The new Sony 24mm f/2.8, 40mm f/2.5, and 50mm f/2.5 are three new compact prime lenses that each cost $599.99 and will be shipping in mid-May. While they uphold the reputation of quality Sony has established with the G lineup, it’s their uniformity and small size that come as a welcomed surprise.
Uniformity and size are so rarely a topic of discussion in regards to lenses. As a video-first creator, 67mm, 77mm, and 82mm are common thread sizes in my gear bag. But it feels like with every new lens I buy I have to factor in the cost of a new ND filter or a step-up or down ring. These three new lenses all conveniently share the same 49mm filter thread.
Then there is weight and size. It’s no secret that bags with full-frame camera gear are heavy, and lenses play no small role in that. But this new trio of lenses are small and light enough to fit in a compact bag or even your jacket pocket.
Each of these lenses features an aperture click toggle, an autofocus toggle, a programmable button, and an aperture and focus ring. They are all weather-sealed and are 2.5 inches (64mm) in diameter while only 1.8 inches (45mm) tall. This uniformity is especially helpful when balancing a camera on a gimbal, where often the gimbal will need to be rebalanced with each lens swap. I was able to balance my A7C on a Zhiyun Crane M2 with the 24mm attached then easily change to the 50mm for tighter shots without having to rebalance.
The weight also plays an important role here. The Zhiyun Crane M2 is a $200 handheld gimbal designed for phones, action cameras, and point-and-shoot cameras. The 24mm f/2.8 weighs 162g (5.71oz), the 40mm f/2.5 is 173g (6.10oz), and the 50mm f/2.5 is 174g (6.13oz). Add the 50mm, the heaviest of the three lenses, to the 509g A7C, and at 683g, I was still under the Crane M2’s 720g (1.58lb) weight limit. That left me enough headroom to put my Rode VideoMicro mic on the camera.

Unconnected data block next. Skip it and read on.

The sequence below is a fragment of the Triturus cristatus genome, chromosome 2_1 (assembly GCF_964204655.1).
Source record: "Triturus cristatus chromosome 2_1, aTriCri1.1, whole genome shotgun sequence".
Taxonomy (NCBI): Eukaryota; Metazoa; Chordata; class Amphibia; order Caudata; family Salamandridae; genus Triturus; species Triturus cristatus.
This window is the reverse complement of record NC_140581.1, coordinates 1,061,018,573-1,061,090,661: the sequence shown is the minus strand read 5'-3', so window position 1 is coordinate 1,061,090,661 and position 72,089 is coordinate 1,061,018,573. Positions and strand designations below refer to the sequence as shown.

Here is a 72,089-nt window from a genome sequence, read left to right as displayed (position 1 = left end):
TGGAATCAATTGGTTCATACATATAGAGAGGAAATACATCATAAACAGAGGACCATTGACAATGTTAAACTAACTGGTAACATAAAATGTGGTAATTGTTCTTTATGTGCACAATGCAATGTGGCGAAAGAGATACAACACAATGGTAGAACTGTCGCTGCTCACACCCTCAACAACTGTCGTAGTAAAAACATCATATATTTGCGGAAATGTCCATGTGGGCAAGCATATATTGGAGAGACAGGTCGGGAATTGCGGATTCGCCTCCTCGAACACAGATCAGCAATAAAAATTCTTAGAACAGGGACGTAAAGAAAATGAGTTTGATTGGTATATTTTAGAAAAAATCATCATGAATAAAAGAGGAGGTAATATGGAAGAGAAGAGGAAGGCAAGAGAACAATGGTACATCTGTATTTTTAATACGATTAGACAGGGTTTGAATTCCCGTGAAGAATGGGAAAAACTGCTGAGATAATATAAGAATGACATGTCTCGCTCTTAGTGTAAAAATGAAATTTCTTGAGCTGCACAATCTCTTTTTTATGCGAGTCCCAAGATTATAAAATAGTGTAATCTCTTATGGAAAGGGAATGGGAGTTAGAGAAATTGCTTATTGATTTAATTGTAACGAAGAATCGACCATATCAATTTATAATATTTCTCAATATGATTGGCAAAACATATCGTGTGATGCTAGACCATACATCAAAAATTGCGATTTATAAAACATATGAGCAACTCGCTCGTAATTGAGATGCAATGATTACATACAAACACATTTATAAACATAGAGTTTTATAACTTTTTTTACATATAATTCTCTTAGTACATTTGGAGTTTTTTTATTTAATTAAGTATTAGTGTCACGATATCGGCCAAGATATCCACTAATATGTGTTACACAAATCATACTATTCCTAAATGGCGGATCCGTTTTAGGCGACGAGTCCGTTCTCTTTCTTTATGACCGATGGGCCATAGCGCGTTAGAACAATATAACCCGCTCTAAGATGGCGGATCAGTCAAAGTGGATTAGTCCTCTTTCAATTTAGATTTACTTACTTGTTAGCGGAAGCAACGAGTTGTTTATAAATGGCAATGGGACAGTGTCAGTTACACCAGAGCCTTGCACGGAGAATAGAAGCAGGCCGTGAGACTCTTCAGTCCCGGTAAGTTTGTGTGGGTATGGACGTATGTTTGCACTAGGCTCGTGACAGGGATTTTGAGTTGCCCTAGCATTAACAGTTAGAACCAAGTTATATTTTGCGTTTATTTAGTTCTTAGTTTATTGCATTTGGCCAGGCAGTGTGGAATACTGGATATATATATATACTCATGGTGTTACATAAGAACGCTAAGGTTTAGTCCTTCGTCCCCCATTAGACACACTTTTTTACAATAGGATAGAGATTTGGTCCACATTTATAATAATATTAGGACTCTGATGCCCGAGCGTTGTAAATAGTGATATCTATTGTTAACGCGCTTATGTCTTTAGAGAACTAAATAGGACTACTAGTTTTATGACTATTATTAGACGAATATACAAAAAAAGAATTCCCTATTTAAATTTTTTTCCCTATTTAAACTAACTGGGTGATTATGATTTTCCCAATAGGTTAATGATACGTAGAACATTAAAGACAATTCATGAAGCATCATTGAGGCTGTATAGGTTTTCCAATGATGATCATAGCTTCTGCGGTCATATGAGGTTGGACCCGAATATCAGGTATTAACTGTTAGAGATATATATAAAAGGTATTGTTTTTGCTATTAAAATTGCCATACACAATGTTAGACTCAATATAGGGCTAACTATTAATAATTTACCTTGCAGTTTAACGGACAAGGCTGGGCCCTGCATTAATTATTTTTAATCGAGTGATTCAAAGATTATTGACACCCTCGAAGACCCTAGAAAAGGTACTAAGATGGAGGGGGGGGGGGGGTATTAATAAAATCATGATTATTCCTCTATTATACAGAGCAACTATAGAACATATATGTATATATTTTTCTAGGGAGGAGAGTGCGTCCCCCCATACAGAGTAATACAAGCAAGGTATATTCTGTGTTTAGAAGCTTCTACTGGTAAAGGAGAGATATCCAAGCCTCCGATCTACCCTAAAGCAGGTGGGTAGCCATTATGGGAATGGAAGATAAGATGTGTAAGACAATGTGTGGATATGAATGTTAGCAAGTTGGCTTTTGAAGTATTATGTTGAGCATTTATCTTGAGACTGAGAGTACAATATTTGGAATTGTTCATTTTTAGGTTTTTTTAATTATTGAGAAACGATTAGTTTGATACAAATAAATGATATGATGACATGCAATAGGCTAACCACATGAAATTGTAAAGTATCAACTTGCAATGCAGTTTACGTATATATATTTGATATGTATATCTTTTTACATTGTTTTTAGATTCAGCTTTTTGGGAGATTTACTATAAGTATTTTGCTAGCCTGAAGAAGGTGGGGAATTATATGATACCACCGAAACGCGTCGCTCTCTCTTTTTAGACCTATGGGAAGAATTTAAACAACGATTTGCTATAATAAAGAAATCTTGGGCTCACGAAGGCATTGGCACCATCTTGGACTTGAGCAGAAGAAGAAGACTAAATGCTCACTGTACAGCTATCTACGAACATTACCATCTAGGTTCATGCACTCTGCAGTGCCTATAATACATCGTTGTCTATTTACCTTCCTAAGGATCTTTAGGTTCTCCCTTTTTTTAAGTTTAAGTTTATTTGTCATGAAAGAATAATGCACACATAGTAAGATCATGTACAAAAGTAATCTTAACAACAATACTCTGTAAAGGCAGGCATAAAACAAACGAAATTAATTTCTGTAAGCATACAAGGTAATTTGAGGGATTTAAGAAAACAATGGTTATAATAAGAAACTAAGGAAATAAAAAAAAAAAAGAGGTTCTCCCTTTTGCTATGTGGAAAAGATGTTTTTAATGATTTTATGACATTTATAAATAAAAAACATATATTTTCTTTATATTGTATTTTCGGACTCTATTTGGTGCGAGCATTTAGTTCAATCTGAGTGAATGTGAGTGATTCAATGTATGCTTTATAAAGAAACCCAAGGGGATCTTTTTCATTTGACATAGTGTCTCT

A full-frame camera with a full-frame lens on a gimbal that small is truly remarkable, and my arms are forever grateful.
Because there are typically fewer lens elements in a prime lens than a zoom lens, they are often sharper and have less chromatic aberration. Primes also usually have wider aperture that can let in more light or provide more creative control over the depth of field in an image. At f/2.8 and f/2.5 maximum apertures, none of these three lenses will win contests for the blurriest bokeh or the most light-gathering ability. But on a full-frame Sony camera, they provide enough separation between subjects and pleasingly blurry backgrounds. Overall, they all capture sharp images with a soft, painterly focus falloff. Although I didn’t have any other primes lenses within the $600 price range to compare them to, I was impressed with the sharpness throughout the aperture range and the lack of chromatic aberration.